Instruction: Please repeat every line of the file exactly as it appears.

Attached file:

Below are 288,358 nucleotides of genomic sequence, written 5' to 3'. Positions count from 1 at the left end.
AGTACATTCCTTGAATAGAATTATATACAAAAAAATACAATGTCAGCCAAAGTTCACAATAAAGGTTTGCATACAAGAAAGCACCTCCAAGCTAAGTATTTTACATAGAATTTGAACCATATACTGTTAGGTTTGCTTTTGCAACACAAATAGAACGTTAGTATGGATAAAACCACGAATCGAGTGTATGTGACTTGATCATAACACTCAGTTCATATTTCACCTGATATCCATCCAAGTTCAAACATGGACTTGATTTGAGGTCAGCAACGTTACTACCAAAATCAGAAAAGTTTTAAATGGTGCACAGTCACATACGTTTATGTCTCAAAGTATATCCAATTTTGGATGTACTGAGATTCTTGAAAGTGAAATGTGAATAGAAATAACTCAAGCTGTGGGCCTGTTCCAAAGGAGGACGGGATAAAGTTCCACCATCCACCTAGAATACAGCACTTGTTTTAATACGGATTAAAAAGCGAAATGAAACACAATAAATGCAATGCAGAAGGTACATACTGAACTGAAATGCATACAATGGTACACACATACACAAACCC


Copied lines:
Below are 288,358 nucleotides of genomic sequence, written 5' to 3'. Positions count from 1 at the left end.
AGTACATTCCTTGAATAGAATTATATACAAAAAAATACAATGTCAGCCAAAGTTCACAATAAAGGTTTGCATACAAGAAAGCACCTCCAAGCTAAGTATTTTACATAGAATTTGAACCATATACTGTTAGGTTTGCTTTTGCAACACAAATAGAACGTTAGTATGGATAAAACCACGAATCGAGTGTATGTGACTTGATCATAACACTCAGTTCATATTTCACCTGATATCCATCCAAGTTCAAACATGGACTTGATTTGAGGTCAGCAACGTTACTACCAAAATCAGAAAAGTTTTAAATGGTGCACAGTCACATACGTTTATGTCTCAAAGTATATCCAATTTTGGATGTACTGAGATTCTTGAAAGTGAAATGTGAATAGAAATAACTCAAGCTGTGGGCCTGTTCCAAAGGAGGACGGGATAAAGTTCCACCATCCACCTAGAATACAGCACTTGTTTTAATACGGATTAAAAAGCGAAATGAAACACAATAAATGCAATGCAGAAGGTACATACTGAACTGAAATGCATACAATGGTACACACATACACAAACCC